I don’t think it is fair to say that if Venus crossed Earth’s orbit for a time then during that time neither of those planets – Earth or Venus – would actually be planets. I don’t think that make sense. Ditto if (or *when* by many models!) Saturn crosses Neptune’s orbit or Pluto crossed Mars’ one.

    I don’t think it is consistent to define a dwarf star as a proper star but a dwarf planet as a non-planet.

    I think all those things are unreasonable and therefore the IAU definition which does those things or leads to those conclusions is unreasonable and thus needs to be rejected.

    I don’t understand why you seem to have so much trouble following and accepting this logic. And the above is definitely logic not mere “hollow rhetoric” as you insultingly and wrongly describe it.

  49. Shepard

    That’s no moon! It’s the Charon Mass Relay waiting to be discovered…

  50. #38 Puppygod:
    You’re correct; Pluto and Charon are indeed the only pair of bodies in the Solar System, whose barycentre lies in empty space. So whether you choose to call Pluto a planet or a dwarf planet, it and Charon should really be called a binary planet/dwarf planet, rather than a planet and satellite.

  51. Nigel Depledge

    MTU (43) said:

    Well that’s a shame and also erroneous on your part not mine.

    You have claimed this before, but repeatedly failed to show it to be so.

    How is my logic “poor”

    I will come to this.

    and my arguments merely “emotional” exactly?

    That you say it is unfair to exclude Pluto while including Mercury is an appeal to emotion.

    The fact that your arguments are littered with rhetoric – such as the frequent derogatory adjectives you use in reference to the IAU definition – is a debating trick to frame the debate emotionally rather than objectively and it has no place in science.

    Clearly we’re not going to agree on this question and we have argued it at length before on other threads here but I really do not understand how you can draw such contrary conclusions from what I’ve said on this.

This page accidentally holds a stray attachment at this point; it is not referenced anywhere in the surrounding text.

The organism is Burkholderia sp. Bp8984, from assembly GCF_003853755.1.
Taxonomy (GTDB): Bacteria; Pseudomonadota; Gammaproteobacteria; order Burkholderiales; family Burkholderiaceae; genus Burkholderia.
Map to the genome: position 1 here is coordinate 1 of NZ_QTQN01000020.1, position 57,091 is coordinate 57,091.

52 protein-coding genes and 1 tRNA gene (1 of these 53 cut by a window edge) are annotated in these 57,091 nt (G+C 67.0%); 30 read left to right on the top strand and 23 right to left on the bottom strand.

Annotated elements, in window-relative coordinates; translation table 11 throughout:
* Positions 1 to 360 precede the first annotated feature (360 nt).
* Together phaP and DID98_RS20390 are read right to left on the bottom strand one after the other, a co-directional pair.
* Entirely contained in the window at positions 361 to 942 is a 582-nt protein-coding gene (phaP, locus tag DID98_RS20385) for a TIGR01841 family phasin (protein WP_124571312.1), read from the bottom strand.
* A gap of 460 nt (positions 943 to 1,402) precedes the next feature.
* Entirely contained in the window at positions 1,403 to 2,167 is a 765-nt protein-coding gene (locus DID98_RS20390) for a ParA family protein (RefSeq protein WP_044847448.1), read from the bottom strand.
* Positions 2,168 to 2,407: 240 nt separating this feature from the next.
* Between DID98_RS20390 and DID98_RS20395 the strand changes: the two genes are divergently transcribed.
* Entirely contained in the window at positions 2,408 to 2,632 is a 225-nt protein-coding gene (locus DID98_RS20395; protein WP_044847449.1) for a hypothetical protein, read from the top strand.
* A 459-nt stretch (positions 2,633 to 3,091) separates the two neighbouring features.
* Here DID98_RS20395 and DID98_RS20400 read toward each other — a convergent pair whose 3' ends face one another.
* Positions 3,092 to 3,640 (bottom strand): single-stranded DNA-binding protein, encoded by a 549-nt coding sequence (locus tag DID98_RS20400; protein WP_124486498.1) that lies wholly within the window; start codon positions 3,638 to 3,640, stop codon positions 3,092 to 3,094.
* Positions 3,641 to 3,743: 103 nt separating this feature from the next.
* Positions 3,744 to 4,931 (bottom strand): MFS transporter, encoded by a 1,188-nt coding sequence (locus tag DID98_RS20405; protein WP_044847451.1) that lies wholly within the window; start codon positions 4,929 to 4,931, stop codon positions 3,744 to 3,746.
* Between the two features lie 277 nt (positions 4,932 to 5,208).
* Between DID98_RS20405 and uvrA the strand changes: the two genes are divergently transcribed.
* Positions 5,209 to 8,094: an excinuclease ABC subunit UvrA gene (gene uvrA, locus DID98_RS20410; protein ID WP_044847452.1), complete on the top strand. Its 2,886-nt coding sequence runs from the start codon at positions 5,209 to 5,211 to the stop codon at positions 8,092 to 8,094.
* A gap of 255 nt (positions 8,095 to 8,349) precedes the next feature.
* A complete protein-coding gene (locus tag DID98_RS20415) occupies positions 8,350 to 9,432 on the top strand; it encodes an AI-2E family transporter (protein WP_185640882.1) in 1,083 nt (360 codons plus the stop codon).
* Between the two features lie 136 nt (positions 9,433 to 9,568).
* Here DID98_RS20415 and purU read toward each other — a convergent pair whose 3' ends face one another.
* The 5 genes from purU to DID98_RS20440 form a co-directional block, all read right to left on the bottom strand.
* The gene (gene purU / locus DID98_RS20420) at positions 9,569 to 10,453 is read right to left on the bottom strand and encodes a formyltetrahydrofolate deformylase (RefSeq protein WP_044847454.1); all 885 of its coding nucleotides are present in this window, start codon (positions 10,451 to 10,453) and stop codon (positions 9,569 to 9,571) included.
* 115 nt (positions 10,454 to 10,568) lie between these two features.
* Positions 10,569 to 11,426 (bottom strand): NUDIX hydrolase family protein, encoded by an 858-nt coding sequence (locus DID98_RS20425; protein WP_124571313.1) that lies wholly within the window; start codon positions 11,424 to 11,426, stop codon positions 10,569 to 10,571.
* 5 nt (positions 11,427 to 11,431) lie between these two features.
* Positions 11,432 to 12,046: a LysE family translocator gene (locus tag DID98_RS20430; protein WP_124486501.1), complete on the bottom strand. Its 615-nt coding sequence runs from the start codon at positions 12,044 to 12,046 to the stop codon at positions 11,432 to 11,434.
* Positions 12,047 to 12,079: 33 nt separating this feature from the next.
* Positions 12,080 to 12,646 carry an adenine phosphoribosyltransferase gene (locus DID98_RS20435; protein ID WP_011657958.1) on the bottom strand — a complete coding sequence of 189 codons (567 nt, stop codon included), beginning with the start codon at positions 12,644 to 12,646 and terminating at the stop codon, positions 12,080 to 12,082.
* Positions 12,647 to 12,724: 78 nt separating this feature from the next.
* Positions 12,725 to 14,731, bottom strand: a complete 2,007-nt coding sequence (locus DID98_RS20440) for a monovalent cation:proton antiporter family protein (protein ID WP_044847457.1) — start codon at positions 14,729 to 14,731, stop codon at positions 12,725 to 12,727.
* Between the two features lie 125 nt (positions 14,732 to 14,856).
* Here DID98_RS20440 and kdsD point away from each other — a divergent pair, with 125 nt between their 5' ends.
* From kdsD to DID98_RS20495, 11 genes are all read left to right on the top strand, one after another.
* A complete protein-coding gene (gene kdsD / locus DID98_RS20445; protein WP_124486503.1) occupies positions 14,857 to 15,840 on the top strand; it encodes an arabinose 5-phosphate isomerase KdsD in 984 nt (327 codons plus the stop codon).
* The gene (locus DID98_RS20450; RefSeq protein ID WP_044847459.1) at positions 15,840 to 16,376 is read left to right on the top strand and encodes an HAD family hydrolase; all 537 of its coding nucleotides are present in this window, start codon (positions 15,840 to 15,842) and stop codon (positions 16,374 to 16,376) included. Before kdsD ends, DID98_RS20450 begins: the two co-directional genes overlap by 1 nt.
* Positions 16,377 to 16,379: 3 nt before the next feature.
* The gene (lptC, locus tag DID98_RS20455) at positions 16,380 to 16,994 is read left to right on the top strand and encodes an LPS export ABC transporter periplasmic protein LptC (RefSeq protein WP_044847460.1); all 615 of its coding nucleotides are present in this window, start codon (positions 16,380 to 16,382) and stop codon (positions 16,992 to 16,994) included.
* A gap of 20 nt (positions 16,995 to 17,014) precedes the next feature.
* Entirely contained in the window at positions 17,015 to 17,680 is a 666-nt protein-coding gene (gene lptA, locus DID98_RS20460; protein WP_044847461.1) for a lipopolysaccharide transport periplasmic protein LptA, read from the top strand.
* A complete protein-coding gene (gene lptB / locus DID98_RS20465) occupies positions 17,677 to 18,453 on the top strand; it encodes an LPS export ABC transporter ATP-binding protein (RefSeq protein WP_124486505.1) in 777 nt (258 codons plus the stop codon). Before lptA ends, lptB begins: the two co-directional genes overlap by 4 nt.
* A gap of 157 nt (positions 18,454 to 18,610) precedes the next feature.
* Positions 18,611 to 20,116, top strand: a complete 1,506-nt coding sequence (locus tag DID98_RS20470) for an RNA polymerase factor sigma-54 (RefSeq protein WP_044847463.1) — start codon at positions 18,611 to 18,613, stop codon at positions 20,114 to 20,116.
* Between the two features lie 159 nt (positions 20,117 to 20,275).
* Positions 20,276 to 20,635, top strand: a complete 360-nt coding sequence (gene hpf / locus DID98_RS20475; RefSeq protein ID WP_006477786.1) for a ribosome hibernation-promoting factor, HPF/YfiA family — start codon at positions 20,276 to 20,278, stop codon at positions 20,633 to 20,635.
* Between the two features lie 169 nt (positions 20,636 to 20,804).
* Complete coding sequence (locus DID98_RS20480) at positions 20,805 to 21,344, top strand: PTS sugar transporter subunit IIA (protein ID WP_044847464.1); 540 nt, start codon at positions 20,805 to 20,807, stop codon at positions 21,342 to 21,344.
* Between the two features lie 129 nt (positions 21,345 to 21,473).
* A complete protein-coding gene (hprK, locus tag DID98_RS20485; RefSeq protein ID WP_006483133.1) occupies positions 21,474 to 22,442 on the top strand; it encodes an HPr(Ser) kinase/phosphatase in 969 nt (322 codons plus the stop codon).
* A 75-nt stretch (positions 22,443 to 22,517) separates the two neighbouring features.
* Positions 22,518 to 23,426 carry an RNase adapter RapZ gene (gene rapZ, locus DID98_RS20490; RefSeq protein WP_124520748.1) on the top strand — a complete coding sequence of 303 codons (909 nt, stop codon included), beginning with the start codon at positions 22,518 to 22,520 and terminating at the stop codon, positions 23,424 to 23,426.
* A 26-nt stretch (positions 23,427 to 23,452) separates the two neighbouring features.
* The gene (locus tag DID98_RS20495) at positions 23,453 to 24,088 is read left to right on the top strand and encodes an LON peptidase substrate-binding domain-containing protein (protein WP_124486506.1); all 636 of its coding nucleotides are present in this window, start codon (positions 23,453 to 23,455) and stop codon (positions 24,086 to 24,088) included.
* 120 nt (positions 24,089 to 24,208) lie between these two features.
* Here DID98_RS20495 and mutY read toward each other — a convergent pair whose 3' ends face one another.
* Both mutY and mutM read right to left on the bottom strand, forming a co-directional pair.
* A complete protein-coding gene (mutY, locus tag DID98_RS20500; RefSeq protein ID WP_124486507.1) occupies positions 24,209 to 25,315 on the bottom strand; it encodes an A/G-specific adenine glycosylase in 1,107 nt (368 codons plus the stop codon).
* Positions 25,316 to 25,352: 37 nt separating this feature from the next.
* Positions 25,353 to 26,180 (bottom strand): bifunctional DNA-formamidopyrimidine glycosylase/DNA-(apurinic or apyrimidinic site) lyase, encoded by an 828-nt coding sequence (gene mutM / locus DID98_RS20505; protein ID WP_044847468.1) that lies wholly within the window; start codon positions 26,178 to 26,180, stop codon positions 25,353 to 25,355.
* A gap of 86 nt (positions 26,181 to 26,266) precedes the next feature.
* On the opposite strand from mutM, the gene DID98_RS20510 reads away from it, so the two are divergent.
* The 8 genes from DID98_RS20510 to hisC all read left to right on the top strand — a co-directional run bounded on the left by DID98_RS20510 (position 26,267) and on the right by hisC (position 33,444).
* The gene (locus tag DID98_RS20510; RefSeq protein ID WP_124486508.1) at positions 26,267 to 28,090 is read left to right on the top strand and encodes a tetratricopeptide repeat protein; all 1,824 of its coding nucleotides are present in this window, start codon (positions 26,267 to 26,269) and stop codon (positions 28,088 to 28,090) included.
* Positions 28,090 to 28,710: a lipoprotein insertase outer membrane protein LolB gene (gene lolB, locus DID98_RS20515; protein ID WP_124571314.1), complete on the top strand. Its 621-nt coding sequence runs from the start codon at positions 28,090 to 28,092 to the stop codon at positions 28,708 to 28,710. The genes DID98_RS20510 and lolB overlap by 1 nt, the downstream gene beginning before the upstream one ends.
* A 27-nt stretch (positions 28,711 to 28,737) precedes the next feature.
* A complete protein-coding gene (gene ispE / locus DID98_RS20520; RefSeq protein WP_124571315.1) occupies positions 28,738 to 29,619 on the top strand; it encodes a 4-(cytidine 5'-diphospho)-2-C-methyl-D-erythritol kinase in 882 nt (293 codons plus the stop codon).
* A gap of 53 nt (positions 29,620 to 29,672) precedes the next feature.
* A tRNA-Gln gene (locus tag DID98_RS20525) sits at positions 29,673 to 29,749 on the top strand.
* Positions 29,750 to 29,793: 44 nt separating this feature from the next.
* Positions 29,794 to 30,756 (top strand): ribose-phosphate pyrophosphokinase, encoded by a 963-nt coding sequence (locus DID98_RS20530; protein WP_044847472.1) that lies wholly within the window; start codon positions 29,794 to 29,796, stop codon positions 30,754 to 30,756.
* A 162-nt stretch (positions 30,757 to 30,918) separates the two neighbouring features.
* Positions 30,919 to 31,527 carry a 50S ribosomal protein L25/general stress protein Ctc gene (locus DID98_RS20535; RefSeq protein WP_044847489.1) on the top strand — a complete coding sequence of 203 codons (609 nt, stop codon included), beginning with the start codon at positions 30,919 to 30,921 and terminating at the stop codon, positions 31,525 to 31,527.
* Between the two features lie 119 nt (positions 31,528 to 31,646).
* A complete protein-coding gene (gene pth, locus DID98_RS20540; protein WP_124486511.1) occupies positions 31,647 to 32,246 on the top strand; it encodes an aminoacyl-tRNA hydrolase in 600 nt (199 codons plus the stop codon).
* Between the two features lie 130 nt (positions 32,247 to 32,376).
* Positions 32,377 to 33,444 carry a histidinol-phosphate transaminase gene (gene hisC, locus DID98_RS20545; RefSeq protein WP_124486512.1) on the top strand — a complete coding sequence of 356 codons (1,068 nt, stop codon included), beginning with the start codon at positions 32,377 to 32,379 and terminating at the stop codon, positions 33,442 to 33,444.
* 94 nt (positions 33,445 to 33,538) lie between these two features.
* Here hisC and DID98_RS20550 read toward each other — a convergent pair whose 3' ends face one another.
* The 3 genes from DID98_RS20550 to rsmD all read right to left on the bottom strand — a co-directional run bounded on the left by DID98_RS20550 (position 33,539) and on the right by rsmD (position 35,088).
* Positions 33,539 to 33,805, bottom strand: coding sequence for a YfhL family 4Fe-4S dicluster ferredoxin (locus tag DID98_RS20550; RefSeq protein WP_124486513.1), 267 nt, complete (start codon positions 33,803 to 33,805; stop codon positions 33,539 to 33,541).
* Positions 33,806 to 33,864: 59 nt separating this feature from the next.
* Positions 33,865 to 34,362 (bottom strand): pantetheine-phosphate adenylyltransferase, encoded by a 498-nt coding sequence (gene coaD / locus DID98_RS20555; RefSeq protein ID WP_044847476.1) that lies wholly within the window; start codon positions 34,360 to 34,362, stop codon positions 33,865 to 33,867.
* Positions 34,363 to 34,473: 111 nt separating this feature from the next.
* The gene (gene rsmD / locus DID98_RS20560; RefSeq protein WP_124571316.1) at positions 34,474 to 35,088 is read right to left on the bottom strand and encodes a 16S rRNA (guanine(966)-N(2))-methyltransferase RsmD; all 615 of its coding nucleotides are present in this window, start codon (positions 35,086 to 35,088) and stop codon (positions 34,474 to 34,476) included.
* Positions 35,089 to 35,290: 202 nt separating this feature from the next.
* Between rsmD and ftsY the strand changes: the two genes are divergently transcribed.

When the IAU announced their definition, I really didn’t much care one way or the other.

    Your frequent IAU-bashing tirades on the topic made me pay attention.

    As I read and began to understand some of the points used to counter your arguments, I began to notice that you had no substantive answer to the counter-arguments and your preferred definition is no better logically than the one that you so passionately criticise.

    It baffles and frustrates me that you can seriously say this after my detailed, reasonable, in depth logical deconstruction of your arguments for the IAU’s absurd definition.

    Here you go again. You call the IAU’s definition absurd but you have not shown this.

    You have often used hypothetical scenarios to construct absurdly-defined planets and not-planets, but you ignore the fact that the IAU’s definition applies solely and specifically to our solar system, rendering these scenarios irrelevant.

    I have deconstructed all the points you have raised in detail, and not one of your points withstands critical scrutiny. If you were to raise an argument that I could not refute, then I would seriously consider that your position on this topic might be the stronger one. As it is, the very flaws in your arguments have turned me to supporting the IAU.

    You have attempted to answer the points I make, but not one of your answers has the power to convince.

    How round is round? The Earth is not a perfect sphere, and neither is it a perfectly oblate spheroid. It has mountains, therefore it’s not perfectly round. Mars has even bigger mountains, so it’s even less perfectly round. Where do you draw the line? Well, obviously, at some arbitrary point.